header Notes Collection

50 Franken 1968, Switzerland

in Krause book Number: 48
Years of issue: 15.05.1968
Edition: Serie: 25A-26Z 5000000
Signatures: Der Präsident des Bankrates: Dr. Brenno Galli (21.3.1959 – 20.8.1978), Der Hauptkassier: Herr Rudolf Aebersold (1966 - 1981), Ein Mitglied des Direktoriums: Herr Fritz Leutwiler (1968-1984)
Serie: Fifth Series
Specimen of: 4.5.1961
Material: Cotton fiber
Size (mm): 173 х 95
Printer: TDLR (Thomas de la Rue & Company), London

* All pictures marked magnify are increased partially by magnifying glass, the remaining open in full size by clicking on the image.

** The word "Specimen" is present only on some of electronic pictures, in accordance with banknote images publication rules of appropriate banks.

50 Franken 1968




50 Franken 1968

Girl with a wreath of wild flowers on her head.

The picture prepared by artist Pierre Gauchat especially for banknote 50 Franken.

On the right side, above the denomination, is short silver cross as Swiss emblem. The cross reminds us that Switzerland's sovereignty is inviolable. For many centuries, the logo has remained virtually unchanged.

Denominations in numerals are across all field of banknote.


50 Franken 1968

Apple harvest. Mother breastfeeding her baby. Girl and guy harvested apples in a bag. A wooden staircase staying near the apple tree.

The picture prepared by artist Pierre Gauchat especially for banknote 50 Franken.

Denominations in numerals are in left part of banknote.


Graphic artist: Pierre Gauchat.

Security strip.

The four higher-denomination notes, which were issued from 1957, formed a thematic and formal unity for the first time in the history of Swiss banknotes, in that the portrait on the front is connected with the motif on the back of the note. It was the first time that a ten-franc note was not only designed and printed but also issued.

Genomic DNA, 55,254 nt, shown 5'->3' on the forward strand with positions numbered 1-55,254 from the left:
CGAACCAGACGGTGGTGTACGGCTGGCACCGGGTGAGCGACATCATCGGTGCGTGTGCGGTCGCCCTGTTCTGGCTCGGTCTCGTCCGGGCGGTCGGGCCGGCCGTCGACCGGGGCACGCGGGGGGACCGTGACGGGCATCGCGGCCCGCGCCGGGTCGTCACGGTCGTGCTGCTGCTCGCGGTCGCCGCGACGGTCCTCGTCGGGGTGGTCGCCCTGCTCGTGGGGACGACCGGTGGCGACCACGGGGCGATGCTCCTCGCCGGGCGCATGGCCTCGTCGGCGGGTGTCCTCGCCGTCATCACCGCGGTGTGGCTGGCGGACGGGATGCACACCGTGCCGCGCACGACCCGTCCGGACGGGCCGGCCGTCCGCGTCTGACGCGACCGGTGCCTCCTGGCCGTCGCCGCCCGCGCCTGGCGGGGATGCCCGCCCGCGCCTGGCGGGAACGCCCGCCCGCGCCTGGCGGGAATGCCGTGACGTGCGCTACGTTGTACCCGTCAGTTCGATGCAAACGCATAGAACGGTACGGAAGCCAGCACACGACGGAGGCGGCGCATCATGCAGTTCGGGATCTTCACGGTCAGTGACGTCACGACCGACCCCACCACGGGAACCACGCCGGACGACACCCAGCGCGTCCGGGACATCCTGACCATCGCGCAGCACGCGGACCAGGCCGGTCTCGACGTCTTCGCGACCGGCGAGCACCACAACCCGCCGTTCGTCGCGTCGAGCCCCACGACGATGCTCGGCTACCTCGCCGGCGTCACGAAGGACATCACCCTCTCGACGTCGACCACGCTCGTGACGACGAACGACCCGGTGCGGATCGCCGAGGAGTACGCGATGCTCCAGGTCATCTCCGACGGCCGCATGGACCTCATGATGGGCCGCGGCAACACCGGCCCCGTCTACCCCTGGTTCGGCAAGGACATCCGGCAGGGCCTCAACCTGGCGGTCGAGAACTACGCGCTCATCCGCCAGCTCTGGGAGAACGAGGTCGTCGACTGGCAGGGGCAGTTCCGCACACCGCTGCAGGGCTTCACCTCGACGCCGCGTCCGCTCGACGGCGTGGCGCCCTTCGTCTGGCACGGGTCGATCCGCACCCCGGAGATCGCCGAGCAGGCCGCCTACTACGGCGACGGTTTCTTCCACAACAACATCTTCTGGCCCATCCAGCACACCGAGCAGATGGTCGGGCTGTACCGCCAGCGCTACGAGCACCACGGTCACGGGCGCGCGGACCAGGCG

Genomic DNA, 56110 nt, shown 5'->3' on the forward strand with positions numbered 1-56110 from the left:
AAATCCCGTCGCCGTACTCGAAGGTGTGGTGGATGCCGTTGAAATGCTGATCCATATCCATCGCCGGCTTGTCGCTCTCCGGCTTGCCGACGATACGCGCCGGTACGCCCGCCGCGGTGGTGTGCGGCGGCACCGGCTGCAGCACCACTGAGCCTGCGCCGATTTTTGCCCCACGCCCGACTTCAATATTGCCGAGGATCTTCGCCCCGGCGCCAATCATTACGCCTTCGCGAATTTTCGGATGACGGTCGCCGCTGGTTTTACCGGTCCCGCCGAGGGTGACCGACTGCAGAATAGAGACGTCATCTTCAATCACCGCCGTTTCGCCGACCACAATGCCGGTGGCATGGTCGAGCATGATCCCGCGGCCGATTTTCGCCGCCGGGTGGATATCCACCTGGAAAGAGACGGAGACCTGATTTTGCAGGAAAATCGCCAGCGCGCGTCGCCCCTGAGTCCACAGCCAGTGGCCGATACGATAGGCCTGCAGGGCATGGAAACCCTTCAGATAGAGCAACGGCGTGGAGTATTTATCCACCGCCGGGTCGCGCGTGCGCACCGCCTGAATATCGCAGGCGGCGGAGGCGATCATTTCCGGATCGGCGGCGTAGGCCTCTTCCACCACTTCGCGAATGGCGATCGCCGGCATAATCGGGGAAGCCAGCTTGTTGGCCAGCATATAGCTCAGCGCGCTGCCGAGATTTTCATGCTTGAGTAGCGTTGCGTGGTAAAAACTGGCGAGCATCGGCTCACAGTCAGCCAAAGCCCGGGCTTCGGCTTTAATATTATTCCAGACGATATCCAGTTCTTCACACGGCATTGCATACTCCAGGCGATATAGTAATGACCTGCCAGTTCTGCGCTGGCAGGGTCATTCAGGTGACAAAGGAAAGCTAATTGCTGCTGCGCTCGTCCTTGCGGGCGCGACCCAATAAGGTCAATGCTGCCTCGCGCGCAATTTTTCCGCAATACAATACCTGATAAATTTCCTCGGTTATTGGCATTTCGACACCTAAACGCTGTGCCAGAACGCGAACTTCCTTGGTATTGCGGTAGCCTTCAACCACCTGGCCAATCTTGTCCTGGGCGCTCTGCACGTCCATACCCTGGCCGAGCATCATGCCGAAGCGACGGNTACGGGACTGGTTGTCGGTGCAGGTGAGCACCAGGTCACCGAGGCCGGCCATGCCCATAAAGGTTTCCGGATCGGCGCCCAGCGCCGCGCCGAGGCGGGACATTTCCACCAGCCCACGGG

The Swiss National Bank showed great courage for innovation when it chose utterly novel motifs for the fifth banknote series after World War II. The series was designed by the graphic artist Pierre Gauchat, who chose neither heroes nor farmers and landscapes for his notes. Rather, his allegories illustrated universal human values like fertility, compassion, and even death. On first sight, the apple harvest stands for the fruitfulness of Switzerland and its citizens. On a deeper level, however, it can be seen as a symbol for the different functions of money. Money serves to build social networks; it nourishes like breast milk; it can, through work, bear fruit; and it can be held in reserve - sometimes even in a basket. A special characteristic of these bold, unique banknotes was their enormous sizes; they were "big as sheets", as people said.